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"Is the jar filled now?"
Again, the crowd thinks it is, but sure enough, the man has sand, which he now pours into the container, which is still able to receive the sand as there is room between the marbles and crushed pebbles.
"Is the jar filled now?" he asks.
This time, the crowd is not sure, and they are right to withhold an affirmation. The man now pours water into the jar, and it can find room.
What is the moral to this story? It is not that there is always room for more, as that would be a recipe for heart attacks! When the man attempts to put the water or the pebbles in first, he cannot get in the same amount of marbles.
The real moral is the importance of putting the first things first in our lives, schedules, and all we think valuable.
The entire law of God is to be obeyed. At the time of Christ, there were people who wanted to obey the commandments in certain constellations of order and importance. Some even thought that since the Torah was God's summation for the creation he effected, after all by his Word, miracles could be accomplished by keeping these commandments in a certain harmony of agenda. Jesus will have none of that.
The most important thing is our relationship with God, and one cannot be honest about that divine relationship without attention to our human relations, which help us to claim another person as a neighbor who is somebody.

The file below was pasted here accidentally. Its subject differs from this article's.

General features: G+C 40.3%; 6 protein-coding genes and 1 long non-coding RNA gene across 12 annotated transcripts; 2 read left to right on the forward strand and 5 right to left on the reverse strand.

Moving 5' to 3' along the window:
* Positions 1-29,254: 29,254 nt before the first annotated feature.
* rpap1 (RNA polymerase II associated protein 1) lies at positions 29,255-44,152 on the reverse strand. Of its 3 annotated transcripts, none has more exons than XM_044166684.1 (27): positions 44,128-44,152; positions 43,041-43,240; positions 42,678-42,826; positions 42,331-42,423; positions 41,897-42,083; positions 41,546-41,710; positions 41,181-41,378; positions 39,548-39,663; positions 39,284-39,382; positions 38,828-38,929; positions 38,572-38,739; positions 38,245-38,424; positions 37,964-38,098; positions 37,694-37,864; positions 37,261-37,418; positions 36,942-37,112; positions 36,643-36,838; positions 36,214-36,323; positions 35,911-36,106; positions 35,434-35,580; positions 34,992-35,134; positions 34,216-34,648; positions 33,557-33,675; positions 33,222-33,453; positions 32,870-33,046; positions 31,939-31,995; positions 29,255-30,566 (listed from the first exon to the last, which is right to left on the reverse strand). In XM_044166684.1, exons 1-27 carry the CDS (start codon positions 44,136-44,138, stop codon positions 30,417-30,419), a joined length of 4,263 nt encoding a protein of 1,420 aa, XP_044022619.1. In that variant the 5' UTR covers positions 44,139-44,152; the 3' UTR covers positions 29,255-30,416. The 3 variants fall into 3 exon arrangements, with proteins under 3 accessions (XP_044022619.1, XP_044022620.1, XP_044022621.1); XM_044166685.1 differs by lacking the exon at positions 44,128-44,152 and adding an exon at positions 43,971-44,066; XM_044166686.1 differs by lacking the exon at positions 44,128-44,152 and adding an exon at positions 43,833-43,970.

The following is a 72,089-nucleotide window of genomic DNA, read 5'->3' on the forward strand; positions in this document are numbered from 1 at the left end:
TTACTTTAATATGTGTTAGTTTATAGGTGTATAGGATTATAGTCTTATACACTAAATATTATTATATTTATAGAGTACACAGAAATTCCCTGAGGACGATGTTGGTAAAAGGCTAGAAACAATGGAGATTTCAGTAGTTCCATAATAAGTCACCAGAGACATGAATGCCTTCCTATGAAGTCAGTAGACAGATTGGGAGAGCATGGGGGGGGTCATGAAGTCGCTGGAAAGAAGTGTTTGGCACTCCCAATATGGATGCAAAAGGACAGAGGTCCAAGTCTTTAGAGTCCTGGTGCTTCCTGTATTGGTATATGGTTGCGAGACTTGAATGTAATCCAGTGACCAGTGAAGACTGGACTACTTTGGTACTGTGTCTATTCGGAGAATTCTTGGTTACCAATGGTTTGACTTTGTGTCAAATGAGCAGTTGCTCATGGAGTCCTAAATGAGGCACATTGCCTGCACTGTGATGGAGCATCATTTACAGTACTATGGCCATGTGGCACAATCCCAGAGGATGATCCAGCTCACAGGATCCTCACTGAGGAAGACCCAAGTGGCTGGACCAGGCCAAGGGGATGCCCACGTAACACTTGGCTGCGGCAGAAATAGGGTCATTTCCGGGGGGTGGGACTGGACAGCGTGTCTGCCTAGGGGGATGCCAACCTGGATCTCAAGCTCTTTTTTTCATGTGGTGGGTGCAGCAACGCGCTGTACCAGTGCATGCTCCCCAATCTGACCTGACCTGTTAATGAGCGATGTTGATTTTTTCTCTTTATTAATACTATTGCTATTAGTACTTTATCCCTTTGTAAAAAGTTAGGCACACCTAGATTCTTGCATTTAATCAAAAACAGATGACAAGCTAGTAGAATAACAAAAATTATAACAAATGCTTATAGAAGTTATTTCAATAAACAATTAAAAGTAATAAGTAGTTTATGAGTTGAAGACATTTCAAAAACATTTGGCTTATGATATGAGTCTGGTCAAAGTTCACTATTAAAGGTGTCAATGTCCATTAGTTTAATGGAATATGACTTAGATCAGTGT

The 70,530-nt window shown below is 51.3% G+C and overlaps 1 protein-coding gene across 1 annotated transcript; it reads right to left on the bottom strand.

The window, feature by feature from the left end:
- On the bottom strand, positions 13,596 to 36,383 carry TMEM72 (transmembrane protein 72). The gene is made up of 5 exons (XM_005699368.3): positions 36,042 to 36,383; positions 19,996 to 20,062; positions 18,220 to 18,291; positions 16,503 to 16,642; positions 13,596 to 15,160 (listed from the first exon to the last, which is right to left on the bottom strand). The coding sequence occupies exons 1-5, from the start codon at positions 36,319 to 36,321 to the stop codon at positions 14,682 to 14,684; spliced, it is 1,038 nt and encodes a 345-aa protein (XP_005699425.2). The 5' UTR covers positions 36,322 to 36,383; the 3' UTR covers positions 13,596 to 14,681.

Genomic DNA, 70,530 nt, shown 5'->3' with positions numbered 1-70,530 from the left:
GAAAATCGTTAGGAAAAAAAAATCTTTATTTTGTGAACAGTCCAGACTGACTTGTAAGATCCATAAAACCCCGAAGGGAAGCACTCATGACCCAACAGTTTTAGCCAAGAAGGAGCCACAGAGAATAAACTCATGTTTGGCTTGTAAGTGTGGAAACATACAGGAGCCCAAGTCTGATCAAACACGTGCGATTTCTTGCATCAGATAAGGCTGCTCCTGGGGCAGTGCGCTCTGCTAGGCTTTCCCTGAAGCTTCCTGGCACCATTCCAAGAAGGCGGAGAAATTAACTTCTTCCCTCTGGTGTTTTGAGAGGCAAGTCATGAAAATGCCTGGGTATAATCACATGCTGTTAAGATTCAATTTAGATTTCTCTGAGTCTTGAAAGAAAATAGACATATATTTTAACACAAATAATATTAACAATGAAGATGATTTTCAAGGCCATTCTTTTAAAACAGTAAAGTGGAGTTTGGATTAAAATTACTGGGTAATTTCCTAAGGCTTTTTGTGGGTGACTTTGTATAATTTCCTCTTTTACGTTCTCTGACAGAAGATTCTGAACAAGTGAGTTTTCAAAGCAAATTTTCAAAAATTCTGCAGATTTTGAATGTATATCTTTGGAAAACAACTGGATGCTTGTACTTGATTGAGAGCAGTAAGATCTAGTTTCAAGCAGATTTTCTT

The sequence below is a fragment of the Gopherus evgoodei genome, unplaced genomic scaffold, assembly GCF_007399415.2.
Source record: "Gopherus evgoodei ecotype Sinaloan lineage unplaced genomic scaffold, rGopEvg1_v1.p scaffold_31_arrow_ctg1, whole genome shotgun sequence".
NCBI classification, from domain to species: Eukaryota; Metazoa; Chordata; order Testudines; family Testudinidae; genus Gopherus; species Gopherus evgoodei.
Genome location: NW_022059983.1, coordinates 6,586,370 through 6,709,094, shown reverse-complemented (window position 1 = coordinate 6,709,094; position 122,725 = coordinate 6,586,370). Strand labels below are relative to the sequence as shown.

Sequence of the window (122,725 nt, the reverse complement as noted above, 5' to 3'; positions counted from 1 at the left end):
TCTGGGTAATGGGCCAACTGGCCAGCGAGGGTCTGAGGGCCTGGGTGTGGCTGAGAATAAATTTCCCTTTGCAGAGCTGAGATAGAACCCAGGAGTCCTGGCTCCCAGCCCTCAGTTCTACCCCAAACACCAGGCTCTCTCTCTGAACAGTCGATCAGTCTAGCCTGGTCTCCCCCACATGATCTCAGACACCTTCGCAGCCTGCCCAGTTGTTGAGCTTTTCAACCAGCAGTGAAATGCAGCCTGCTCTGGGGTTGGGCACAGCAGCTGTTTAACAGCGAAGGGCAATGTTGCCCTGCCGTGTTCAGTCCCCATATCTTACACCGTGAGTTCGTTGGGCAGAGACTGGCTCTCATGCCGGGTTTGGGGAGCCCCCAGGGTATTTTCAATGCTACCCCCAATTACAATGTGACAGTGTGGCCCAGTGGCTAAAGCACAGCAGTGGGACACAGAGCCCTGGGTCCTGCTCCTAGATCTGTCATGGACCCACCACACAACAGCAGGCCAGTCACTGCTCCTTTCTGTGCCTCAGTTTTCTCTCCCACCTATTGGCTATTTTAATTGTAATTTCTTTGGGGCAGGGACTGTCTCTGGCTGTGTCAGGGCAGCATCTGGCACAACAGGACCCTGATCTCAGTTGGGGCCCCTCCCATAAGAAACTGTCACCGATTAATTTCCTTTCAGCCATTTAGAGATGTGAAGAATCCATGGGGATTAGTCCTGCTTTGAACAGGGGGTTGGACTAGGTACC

This is like Jesus' answer of last week about giving to Caesar what is Caesar's and to God what is God's own. That application of morality comes from Jesus' usual way of thinking about what we become when we love God with all our heart, soul, mind, and strength, while loving our neighbor as one does love himself.
You and I love ourselves precisely so we can serve God and neighbor. What we want is for the glory of God, doing his will on earth as it would be done in heaven. Wanting sustenance, mercy, and freedom for our neighbor requires us to recur to God for his ideas about what is necessary for us to fulfill his purposes together with each other.
It is the challenge of acquiring a God-centered and other-motivated habit of thinking about what is good, true, beautiful, and useful to such ends. Getting the first things first will show forth the value of other things in this quest for the service of God and humanity.